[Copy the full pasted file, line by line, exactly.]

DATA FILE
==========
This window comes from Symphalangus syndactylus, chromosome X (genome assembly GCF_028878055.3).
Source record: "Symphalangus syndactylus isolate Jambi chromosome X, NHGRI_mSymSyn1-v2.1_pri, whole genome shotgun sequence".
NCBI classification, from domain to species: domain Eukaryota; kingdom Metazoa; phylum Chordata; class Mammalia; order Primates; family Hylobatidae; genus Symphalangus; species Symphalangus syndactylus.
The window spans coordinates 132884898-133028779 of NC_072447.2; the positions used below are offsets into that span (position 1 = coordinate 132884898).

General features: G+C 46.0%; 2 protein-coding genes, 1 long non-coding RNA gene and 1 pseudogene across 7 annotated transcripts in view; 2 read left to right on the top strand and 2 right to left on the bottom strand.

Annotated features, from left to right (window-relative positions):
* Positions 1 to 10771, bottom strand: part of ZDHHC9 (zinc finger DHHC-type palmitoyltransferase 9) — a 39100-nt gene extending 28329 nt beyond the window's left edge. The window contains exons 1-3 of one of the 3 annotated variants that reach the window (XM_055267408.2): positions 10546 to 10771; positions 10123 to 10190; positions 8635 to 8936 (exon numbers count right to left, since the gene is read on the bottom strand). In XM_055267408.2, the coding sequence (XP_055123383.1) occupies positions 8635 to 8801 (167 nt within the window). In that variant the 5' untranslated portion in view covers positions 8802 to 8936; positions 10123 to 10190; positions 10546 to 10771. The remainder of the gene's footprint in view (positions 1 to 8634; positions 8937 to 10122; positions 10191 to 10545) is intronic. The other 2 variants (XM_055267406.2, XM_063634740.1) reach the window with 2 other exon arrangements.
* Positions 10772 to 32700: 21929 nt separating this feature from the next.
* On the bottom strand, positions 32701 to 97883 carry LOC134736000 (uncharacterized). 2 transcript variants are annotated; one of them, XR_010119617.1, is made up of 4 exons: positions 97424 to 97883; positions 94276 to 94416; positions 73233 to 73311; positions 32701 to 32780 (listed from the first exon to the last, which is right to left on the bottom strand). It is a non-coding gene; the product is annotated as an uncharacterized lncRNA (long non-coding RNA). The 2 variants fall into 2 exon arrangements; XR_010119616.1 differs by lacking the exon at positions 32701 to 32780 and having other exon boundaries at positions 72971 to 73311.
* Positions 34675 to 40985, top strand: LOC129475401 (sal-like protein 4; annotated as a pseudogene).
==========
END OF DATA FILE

This window comes from Symphalangus syndactylus, chromosome X (genome assembly GCF_028878055.3).
Source record: "Symphalangus syndactylus isolate Jambi chromosome X, NHGRI_mSymSyn1-v2.1_pri, whole genome shotgun sequence".
NCBI classification, from domain to species: domain Eukaryota; kingdom Metazoa; phylum Chordata; class Mammalia; order Primates; family Hylobatidae; genus Symphalangus; species Symphalangus syndactylus.
The window spans coordinates 132884898-133028779 of NC_072447.2; the positions used below are offsets into that span (position 1 = coordinate 132884898).

General features: G+C 46.0%; 2 protein-coding genes, 1 long non-coding RNA gene and 1 pseudogene across 7 annotated transcripts in view; 2 read left to right on the top strand and 2 right to left on the bottom strand.

Annotated features, from left to right (window-relative positions):
* Positions 1 to 10771, bottom strand: part of ZDHHC9 (zinc finger DHHC-type palmitoyltransferase 9) — a 39100-nt gene extending 28329 nt beyond the window's left edge. The window contains exons 1-3 of one of the 3 annotated variants that reach the window (XM_055267408.2): positions 10546 to 10771; positions 10123 to 10190; positions 8635 to 8936 (exon numbers count right to left, since the gene is read on the bottom strand). In XM_055267408.2, the coding sequence (XP_055123383.1) occupies positions 8635 to 8801 (167 nt within the window). In that variant the 5' untranslated portion in view covers positions 8802 to 8936; positions 10123 to 10190; positions 10546 to 10771. The remainder of the gene's footprint in view (positions 1 to 8634; positions 8937 to 10122; positions 10191 to 10545) is intronic. The other 2 variants (XM_055267406.2, XM_063634740.1) reach the window with 2 other exon arrangements.
* Positions 10772 to 32700: 21929 nt separating this feature from the next.
* On the bottom strand, positions 32701 to 97883 carry LOC134736000 (uncharacterized). 2 transcript variants are annotated; one of them, XR_010119617.1, is made up of 4 exons: positions 97424 to 97883; positions 94276 to 94416; positions 73233 to 73311; positions 32701 to 32780 (listed from the first exon to the last, which is right to left on the bottom strand). It is a non-coding gene; the product is annotated as an uncharacterized lncRNA (long non-coding RNA). The 2 variants fall into 2 exon arrangements; XR_010119616.1 differs by lacking the exon at positions 32701 to 32780 and having other exon boundaries at positions 72971 to 73311.
* Positions 34675 to 40985, top strand: LOC129475401 (sal-like protein 4; annotated as a pseudogene).